Reification is

". . . our tendency to convert abstract concepts into entities . . . We recognize the importance of mentality in our lives and wish to characterize it, in part so that we can make the divisions and distinctions among people that our cultural and political systems dictate. We therefore give the word 'intelligence' to this wondrously complex and multifaceted set of human capabilities. This shorthand symbol is then reified and intelligence achieves its dubious status as a unitary thing"

And rank is . . .

". . . our propensity for ordering complex variation as a gradual ascending scale . . . ranking requires a criterion for assigning all individuals to their proper status in the single series. And what better criterion than an objective number? Thus, the common style embodying both fallacies of thought has been quantification, or the measurement of intelligence as a single number for each person"

Gould's premise seems tailor made for the obsessions we see today in our schools with the scores on tests as a proxy for intelligence and sizing up our children, teachers, and schools - even our country -- in the test rankings sweepstakes.

And then there's heuristics.

A heuristic is a mental short cut, a way of simplifying complex phenomenon that we all use to get through our day. We don't have to deconstruct each part of the whole of a complex issue to believe we "understand" it. A word or a slogan or a dismissive remark about the space program or global warming is enough to satisfy. Tversky and Kahneman (1974) may have been the first researchers to systematically examine this construct. There definition of the availability heuristic is particularly appropriate to this discussion.

The availability heuristic is:

" . . . an oversimplified rule of thumb which occurs when people estimate the probability of an outcome based on how easy that outcome is to imagine. As such, vividly described, emotionally-charged possibilities will be perceived as being more likely than those that are harder to picture or are difficult to understand, resulting in a corresponding cognitive bias"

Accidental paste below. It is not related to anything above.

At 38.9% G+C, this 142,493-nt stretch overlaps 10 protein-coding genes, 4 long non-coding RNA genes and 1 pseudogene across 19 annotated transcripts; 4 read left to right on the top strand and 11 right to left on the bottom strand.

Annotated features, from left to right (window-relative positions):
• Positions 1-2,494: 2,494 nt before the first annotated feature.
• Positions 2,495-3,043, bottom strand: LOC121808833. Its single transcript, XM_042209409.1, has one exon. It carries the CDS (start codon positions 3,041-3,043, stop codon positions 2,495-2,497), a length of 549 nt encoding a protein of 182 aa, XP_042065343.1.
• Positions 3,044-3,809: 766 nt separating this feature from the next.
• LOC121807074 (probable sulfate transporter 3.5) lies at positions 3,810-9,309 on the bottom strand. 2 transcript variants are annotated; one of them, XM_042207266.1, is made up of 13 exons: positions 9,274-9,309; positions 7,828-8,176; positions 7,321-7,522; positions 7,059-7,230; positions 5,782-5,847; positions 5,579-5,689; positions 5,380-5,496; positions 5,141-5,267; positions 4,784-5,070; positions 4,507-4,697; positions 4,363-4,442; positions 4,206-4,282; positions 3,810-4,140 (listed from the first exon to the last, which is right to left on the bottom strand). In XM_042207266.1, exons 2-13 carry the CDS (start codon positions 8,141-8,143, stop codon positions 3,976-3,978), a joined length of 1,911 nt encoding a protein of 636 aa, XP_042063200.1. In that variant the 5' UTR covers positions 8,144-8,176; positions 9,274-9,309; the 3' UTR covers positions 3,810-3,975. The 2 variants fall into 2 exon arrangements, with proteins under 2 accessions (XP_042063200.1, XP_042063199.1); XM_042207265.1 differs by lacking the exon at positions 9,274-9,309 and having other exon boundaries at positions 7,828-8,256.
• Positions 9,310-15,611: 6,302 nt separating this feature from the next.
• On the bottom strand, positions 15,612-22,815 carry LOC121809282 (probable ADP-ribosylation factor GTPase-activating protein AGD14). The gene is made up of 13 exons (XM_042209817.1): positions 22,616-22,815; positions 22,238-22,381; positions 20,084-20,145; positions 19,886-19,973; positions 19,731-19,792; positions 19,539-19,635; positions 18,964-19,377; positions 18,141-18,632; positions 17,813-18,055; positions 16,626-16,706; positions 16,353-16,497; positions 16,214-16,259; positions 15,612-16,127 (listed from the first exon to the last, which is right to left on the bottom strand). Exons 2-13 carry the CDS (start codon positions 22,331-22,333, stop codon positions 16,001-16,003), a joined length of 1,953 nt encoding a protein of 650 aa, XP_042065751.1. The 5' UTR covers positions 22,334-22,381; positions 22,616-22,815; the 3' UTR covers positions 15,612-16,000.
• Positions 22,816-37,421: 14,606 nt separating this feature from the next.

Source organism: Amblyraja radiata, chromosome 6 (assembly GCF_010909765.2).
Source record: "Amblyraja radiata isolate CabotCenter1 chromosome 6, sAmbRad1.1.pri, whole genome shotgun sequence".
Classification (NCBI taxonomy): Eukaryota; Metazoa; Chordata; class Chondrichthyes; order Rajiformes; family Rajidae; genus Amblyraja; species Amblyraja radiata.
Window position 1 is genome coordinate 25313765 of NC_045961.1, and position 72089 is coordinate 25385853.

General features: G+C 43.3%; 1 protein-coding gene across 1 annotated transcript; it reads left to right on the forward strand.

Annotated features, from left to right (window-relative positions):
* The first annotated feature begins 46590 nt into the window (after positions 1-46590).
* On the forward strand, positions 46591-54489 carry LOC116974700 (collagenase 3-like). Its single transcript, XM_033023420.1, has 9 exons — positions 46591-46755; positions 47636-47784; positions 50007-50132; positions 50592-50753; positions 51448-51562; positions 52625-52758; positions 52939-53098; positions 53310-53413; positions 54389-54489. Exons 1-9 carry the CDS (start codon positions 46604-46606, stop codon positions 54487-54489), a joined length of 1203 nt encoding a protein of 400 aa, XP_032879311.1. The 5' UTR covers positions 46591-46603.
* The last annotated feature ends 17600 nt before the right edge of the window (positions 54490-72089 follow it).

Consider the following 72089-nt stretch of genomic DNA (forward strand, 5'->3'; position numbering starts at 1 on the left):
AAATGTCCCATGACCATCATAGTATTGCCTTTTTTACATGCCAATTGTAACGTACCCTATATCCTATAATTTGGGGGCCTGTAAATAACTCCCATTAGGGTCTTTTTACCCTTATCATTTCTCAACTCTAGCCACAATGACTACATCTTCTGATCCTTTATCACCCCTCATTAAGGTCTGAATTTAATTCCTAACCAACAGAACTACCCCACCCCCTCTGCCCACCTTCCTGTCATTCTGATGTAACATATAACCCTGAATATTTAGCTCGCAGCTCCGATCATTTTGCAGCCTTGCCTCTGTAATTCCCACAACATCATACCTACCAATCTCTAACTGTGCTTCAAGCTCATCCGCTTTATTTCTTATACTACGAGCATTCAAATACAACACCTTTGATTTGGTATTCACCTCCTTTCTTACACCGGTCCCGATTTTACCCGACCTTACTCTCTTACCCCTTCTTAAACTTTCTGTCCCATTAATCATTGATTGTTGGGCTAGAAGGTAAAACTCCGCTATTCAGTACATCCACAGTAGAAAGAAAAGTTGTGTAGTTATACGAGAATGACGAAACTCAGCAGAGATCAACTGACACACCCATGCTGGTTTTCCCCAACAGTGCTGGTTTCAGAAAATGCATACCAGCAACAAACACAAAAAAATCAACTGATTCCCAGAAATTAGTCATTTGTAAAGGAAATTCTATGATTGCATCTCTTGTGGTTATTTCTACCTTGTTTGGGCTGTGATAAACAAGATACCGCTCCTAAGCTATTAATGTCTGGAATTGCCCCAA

The public has little patience for developmentally appropriate education that takes longer, or deep learning that may not be readily translatable to a score, or individual approaches that can't be benchmarked to other learners, or the unpredictable days, weeks, months and years in the life of some classrooms. Better to have a test score that can be graphed for consumption in the local paper. Now that can be easily imagined. And even discussed with neighbors.

So, to lend legitimacy to the outrageous claim that schools are best measured by a number system, the policy makers, the corporate chiefs, and the media -- all crafty at reification, rank and heuristics -- trot out the numbers and demand accountability from a compliant public made stupid. Simplicity is the true-blooded American. Complexity is the illegal immigrant. Secure the borders.

But parents and teachers and students can fight back. We can speak up. We can opt-out. We can protest. We can embrace complexity.

The next time you hear a politician or a talking head or someone who has no knowledge of education insist on a simple answer to a complex issue about our public schools, I have a suggestion.

Just say no.

Giroux, Henry, (July 22, 2013) The United States Is Awash in Public Stupidity, and Critical Thought Is Under Assault, retrieved from

Gould, Stephen J. The Mismeasure of Man. New York, NY: Norton, 1981.

Tversky, Amos, and Daniel Kahneman. "Judgment Under Uncertainty: Heuristics and Biases." Science 185 (1974).